IPPF honored to be commended as a "high achiever" in the Global Health 50/50 report

Global 50/50 report

The International Planned Parenthood Federation (IPPF) has been commended as a high performer in the Global Health 50/50 2019 analysis of gender equality policies and practices among global organisations active in health.  

Of 198 global organisations reviewed for the report, which is published today (7 March 2019), 31 were commended for their performance, including IPPF. 

IPPF Director General, Dr Alvaro Bermejo, said:

“We are honored and delighted to be commended in the Global Heath 50/50 report.


As a Federation which focuses so much on providing essential care for, and fighting for the rights of, women and girls in countries around the world, IPPF is committed to reducing gender inequalities in the global health workplace, including our own.


It’s apt that this very important report is launched on the eve of International Women’s Day and that it is entitled “Equality Works”. It does, and inequality does not.


I echo the words of New Zealand’s Prime Minister Jacinda Ardern in her foreword in the report; global health organisations can, indeed must, lead the way by building fairer, more equal workplaces.


Despite this commendation, IPPF still has more work to do. We intend to do everything we can to ensure that we are a very high performer in the practice of gender equality across our Federation. We and every organisation studied owes a debt of thanks to Global Health 50/50 for holding us all to account.”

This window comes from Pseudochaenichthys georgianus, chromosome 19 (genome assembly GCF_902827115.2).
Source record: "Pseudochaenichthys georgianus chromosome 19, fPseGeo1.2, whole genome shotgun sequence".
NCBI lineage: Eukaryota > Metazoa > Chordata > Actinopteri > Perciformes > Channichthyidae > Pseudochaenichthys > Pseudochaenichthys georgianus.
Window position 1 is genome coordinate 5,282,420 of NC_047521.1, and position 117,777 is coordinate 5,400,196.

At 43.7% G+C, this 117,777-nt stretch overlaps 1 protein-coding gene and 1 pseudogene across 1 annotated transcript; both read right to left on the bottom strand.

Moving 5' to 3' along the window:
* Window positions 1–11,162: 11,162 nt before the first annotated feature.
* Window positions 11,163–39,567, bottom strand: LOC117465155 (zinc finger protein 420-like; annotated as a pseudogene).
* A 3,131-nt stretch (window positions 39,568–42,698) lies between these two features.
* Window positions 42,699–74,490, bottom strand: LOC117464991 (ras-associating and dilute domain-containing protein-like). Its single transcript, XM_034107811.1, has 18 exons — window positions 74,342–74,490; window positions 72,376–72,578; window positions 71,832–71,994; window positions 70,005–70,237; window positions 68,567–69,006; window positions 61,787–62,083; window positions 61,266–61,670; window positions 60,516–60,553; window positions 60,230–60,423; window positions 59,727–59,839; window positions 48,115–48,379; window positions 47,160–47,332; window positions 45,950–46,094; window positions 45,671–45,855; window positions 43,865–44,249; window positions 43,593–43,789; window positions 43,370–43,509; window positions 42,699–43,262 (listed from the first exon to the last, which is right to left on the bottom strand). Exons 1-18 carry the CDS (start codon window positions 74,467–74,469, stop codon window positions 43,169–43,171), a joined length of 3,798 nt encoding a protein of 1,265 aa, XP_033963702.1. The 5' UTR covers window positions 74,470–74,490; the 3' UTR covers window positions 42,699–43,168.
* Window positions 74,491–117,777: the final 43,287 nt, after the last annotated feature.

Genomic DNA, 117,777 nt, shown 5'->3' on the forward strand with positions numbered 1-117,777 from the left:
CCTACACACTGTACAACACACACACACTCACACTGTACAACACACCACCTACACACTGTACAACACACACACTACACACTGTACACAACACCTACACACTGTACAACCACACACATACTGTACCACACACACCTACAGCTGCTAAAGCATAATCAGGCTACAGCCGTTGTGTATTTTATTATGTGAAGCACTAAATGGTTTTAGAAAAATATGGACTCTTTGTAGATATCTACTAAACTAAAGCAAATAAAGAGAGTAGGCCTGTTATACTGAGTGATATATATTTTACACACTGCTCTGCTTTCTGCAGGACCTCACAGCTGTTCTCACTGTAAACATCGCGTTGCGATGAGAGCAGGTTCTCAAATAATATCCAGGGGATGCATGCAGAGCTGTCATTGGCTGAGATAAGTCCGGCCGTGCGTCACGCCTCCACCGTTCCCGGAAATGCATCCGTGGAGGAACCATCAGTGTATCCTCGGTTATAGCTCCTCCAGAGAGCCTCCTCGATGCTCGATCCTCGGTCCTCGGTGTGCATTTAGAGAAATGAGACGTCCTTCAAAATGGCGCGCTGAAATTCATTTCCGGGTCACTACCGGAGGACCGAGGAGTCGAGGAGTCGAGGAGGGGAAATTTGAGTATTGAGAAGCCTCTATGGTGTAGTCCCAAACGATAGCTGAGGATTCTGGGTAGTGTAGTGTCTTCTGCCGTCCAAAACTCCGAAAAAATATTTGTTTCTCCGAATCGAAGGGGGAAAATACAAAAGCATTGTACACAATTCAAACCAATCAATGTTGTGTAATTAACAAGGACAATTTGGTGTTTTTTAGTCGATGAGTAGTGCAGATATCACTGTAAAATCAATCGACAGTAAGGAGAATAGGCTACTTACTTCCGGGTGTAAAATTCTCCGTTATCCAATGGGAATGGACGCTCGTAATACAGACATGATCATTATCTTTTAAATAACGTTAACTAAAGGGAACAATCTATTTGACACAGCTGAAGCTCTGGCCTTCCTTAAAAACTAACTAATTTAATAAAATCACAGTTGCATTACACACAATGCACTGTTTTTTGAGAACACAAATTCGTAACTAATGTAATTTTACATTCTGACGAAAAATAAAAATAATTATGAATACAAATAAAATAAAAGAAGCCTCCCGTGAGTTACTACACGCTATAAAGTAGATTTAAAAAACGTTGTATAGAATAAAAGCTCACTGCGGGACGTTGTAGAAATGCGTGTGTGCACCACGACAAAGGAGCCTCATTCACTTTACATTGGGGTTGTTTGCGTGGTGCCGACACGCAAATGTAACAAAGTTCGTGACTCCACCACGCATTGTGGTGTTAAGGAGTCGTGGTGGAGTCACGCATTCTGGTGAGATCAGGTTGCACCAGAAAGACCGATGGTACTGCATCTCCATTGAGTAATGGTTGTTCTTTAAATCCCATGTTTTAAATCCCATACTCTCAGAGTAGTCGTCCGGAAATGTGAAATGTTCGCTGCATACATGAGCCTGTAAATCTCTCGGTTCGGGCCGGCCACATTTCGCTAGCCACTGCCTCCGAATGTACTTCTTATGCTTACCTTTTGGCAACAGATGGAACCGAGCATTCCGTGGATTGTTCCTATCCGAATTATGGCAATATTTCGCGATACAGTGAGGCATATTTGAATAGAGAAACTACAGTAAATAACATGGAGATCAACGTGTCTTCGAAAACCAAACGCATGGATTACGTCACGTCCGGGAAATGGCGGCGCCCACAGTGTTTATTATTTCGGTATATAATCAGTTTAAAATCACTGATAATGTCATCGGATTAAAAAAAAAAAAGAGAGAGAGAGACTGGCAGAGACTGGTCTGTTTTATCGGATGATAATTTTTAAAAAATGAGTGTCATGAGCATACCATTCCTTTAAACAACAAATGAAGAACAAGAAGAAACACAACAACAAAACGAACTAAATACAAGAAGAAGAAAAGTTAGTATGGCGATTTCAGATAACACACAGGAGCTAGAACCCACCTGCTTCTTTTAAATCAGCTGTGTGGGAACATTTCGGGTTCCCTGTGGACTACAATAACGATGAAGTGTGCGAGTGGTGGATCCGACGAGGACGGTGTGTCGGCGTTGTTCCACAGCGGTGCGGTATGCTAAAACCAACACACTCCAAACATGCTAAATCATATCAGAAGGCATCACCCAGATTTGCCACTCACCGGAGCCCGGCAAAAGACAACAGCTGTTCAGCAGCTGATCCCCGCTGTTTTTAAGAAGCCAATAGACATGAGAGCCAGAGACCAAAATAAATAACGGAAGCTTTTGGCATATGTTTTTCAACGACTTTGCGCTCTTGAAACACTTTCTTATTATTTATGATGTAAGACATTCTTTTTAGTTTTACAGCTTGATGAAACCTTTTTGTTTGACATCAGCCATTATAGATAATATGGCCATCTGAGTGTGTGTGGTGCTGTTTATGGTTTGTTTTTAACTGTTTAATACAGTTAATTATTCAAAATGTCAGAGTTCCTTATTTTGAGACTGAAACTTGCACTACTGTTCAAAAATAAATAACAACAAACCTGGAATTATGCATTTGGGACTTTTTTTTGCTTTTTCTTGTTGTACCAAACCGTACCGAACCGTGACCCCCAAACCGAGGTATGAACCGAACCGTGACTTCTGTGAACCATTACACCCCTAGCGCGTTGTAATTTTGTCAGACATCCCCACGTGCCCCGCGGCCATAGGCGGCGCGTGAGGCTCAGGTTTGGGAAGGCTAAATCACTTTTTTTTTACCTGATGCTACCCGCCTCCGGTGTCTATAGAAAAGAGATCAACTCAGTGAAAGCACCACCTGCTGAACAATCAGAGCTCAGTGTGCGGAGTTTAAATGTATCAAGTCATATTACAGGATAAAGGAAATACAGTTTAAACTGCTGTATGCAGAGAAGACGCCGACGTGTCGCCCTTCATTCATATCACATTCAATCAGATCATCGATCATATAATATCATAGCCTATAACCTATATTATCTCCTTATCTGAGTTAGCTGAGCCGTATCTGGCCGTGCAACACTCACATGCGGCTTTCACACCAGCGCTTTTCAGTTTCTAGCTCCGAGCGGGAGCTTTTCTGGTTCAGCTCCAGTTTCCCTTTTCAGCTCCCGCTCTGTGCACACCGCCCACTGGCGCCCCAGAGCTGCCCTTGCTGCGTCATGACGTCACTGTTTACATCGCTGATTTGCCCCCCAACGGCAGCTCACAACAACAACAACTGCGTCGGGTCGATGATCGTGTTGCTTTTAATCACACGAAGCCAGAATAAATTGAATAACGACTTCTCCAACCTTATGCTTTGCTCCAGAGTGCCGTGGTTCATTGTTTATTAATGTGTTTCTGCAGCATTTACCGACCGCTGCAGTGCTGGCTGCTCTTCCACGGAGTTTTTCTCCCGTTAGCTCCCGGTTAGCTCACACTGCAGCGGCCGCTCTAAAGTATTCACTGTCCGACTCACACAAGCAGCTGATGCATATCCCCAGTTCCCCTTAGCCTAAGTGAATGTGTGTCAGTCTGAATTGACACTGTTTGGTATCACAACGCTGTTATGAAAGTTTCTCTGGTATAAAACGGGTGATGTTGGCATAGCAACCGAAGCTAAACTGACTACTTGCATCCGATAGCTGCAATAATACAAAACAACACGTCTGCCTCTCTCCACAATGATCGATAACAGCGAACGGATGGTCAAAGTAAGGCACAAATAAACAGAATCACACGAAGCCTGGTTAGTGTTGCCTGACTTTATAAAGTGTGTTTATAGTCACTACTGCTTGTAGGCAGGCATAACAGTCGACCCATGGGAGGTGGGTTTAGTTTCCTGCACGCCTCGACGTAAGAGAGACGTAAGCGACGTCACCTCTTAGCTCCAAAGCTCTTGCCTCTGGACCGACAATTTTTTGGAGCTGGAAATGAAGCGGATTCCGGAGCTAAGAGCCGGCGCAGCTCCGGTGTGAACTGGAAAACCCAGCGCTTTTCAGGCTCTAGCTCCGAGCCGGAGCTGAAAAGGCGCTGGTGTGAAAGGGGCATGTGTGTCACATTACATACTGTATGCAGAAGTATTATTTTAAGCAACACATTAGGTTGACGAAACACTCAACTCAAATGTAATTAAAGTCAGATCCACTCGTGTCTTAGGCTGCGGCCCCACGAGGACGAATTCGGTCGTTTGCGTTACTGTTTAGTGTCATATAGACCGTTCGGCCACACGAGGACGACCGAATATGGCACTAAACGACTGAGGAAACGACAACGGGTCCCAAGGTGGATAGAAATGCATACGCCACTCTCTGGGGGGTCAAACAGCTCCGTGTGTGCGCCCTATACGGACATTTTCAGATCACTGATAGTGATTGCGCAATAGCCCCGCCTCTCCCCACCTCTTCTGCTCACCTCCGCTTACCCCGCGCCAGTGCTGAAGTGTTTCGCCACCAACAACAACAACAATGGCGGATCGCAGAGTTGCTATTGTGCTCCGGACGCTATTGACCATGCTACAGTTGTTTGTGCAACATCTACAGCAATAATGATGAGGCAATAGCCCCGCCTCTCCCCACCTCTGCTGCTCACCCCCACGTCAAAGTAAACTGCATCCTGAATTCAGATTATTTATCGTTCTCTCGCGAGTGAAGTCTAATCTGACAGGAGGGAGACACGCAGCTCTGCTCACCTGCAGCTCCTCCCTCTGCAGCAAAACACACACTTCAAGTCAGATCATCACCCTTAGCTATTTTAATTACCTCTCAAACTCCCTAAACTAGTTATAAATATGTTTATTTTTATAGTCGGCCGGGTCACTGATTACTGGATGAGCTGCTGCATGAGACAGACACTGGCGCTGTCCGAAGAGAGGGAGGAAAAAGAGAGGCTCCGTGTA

Global Health 50/50, which was launched in 2018, seeks to advance action and accountability for gender equality in global health. This year’s report focuses on workplace policies to support gender equality and promote respectful, dignified and diverse workplaces. In addition to the variables we reviewed last year which assessed the extent to which organisations consider gender as relevant to their mandate both internally and operationally, this year we also reviewed policies for preventing sexual harassment, supporting parental leave and flexible working, and published gender pay gaps.